Our analog years are shown below and feature years where a La Nina was preceded by an EL Nino that was centrally based or referred to as a Modoki EL Nino. All these years were characterized by colder than normal conditions and above normal precipitation.
The one thing that seems certain to me is the better than normal chance for below to well below normal temperatures. Keep in mind that we do not need very cold air to get snow and or wintry weather. With the warm winters of the past several years, these below normal temperatures will be a dagger to most people. The coldest period appears to be early to mid-January and early February to early March. However, I do believe that December will turn colder toward mid-month. The maps below show temperatures expected from analog years for December 2018 through March 2019.
We need to look at several factors when trying to determine how much snowfall is predicted to occur. While it appears, we have a better chance this coming winter season for the Mid-South to achieve above normal to well above normal snowfall, all these factors explained above must come to pass. I do favor above normal snowfall for most areas. Snowfall appears to be well above normal in the Blue Ridge of NC and some will be wanting the winter to end early. I want to stress that the Blue Ridge will be the hardest hit relative to normal. The important thing to remember is it only takes “one” big snow to go above normal, but I am expecting at least a half dozen systems to affect the Southeast this coming winter season.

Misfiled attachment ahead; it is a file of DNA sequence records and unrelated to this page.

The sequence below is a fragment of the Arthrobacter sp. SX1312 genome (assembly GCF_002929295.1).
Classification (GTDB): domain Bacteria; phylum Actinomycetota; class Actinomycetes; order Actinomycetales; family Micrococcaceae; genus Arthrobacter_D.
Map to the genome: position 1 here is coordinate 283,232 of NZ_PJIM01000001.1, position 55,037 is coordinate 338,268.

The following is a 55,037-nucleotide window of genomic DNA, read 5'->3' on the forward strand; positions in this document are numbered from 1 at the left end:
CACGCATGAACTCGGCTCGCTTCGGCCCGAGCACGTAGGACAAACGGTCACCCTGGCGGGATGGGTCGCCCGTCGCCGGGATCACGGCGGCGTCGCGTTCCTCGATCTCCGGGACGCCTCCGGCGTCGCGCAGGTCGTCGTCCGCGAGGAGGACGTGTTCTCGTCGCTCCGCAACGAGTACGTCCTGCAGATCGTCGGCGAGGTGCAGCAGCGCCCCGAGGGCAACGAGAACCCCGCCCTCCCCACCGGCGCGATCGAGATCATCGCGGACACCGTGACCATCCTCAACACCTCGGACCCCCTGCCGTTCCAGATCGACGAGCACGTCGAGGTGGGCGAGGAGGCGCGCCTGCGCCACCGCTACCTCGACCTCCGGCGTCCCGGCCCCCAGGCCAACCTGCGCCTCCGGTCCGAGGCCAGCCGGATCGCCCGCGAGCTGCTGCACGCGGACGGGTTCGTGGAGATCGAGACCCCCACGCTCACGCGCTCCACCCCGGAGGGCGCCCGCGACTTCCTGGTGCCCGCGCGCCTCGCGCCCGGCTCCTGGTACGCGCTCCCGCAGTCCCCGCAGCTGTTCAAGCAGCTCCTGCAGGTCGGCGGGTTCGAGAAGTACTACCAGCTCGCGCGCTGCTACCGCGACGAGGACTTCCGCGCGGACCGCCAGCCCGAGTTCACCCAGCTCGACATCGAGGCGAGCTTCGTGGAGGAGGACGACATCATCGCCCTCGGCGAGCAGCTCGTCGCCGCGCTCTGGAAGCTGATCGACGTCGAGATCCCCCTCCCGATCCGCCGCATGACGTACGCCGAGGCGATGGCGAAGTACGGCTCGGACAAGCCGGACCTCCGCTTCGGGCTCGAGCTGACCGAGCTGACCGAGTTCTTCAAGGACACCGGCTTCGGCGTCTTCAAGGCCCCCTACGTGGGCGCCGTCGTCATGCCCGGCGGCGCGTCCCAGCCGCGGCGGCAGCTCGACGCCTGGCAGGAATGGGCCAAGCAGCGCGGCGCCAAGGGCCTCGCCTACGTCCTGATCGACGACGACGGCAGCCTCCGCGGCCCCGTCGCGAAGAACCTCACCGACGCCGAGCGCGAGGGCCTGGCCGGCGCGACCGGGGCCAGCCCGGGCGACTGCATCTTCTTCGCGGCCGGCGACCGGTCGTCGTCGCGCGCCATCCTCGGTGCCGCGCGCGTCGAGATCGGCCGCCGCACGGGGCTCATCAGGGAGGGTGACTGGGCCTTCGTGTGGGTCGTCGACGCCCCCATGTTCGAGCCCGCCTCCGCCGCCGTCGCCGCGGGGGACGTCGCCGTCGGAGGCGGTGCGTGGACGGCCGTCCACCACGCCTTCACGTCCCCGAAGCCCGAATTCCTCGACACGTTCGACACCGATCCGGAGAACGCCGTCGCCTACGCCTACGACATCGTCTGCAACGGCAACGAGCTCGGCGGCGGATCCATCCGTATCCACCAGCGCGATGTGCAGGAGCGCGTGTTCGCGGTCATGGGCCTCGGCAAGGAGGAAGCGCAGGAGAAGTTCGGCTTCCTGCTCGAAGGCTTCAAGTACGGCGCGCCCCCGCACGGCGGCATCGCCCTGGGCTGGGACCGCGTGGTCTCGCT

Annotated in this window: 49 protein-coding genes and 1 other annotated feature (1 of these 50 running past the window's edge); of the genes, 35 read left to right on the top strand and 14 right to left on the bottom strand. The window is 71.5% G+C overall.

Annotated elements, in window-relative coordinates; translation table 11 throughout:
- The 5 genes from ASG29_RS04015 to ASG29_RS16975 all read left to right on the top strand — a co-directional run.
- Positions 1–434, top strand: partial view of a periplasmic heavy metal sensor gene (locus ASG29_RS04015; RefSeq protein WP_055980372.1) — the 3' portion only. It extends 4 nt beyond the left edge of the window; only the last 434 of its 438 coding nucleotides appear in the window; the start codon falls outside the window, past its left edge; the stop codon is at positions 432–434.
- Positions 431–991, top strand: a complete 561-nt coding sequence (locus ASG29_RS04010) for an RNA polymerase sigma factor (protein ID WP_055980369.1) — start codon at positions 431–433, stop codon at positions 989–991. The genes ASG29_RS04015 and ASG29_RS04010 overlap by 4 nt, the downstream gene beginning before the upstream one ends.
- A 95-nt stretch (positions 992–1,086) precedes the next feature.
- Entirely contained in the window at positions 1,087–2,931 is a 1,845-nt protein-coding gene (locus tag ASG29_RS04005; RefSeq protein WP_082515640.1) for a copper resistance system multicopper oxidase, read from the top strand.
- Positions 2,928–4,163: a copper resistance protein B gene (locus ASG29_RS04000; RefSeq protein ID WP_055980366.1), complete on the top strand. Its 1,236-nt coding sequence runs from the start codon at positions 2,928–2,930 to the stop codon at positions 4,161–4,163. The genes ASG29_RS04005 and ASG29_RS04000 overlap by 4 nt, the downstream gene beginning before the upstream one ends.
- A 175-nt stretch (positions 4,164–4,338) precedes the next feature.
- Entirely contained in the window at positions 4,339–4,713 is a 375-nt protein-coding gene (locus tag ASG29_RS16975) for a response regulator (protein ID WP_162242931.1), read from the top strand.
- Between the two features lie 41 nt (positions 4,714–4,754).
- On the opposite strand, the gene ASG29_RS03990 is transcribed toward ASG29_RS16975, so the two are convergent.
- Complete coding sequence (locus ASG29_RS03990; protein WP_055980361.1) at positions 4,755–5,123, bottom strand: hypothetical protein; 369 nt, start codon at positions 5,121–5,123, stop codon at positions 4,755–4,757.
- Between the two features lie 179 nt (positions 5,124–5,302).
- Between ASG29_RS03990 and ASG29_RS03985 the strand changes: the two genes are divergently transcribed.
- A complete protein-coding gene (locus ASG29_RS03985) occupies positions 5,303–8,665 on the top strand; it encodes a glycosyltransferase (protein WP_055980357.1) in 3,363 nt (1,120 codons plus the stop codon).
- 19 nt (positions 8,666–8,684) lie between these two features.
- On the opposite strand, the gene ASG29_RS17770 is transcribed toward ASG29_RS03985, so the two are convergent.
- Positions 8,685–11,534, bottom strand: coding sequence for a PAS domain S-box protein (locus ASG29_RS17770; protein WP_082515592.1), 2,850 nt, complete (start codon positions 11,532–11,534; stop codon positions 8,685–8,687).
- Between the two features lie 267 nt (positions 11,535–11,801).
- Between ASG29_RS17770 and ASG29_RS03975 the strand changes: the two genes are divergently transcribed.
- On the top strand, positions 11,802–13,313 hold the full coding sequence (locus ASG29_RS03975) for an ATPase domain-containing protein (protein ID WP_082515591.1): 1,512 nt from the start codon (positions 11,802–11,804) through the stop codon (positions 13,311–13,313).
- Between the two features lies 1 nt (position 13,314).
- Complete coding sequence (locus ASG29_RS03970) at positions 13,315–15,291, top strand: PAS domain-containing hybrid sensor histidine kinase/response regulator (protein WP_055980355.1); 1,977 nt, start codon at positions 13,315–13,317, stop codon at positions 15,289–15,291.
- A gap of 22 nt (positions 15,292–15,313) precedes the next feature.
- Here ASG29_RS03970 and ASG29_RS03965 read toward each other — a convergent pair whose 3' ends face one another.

Winter forecasts are made up of several different aspects and it is kind of dependent on many factors. However, if you can get the right timing then it is still possible to have a major winter storm in the right conditions. You must look at all the factors involved and understand that if one does not line up with another then more than likely it will not produce winter precipitation. IF, you are only going to look at one factor then your forecasts will be flawed anyway. What I favor is for all three (+PNA, -EPO, -NAO) of these indexes to line up many times through the winter. With that in mind, expect this winter to produce between 150-200% above normal snowfall in most of the Southeast, with some areas seeing as much as 300% above normal (Refer to map above). To get the % you will simply take the normal snowfall amount and multiply it by the % amount. Some areas in the NC Mountains could end up with 85″ + of snowfall at season end. This will make the ski resorts very happy. The only exception of snowfall will be extreme South Georgia and Florida, where it will be closer to normal. However, I expect for Northern and potentially even Central Florida to see some type of winter precipitation before the winter season ends. See the custom map at the very bottom for my thoughts on the 2018-2019 winter.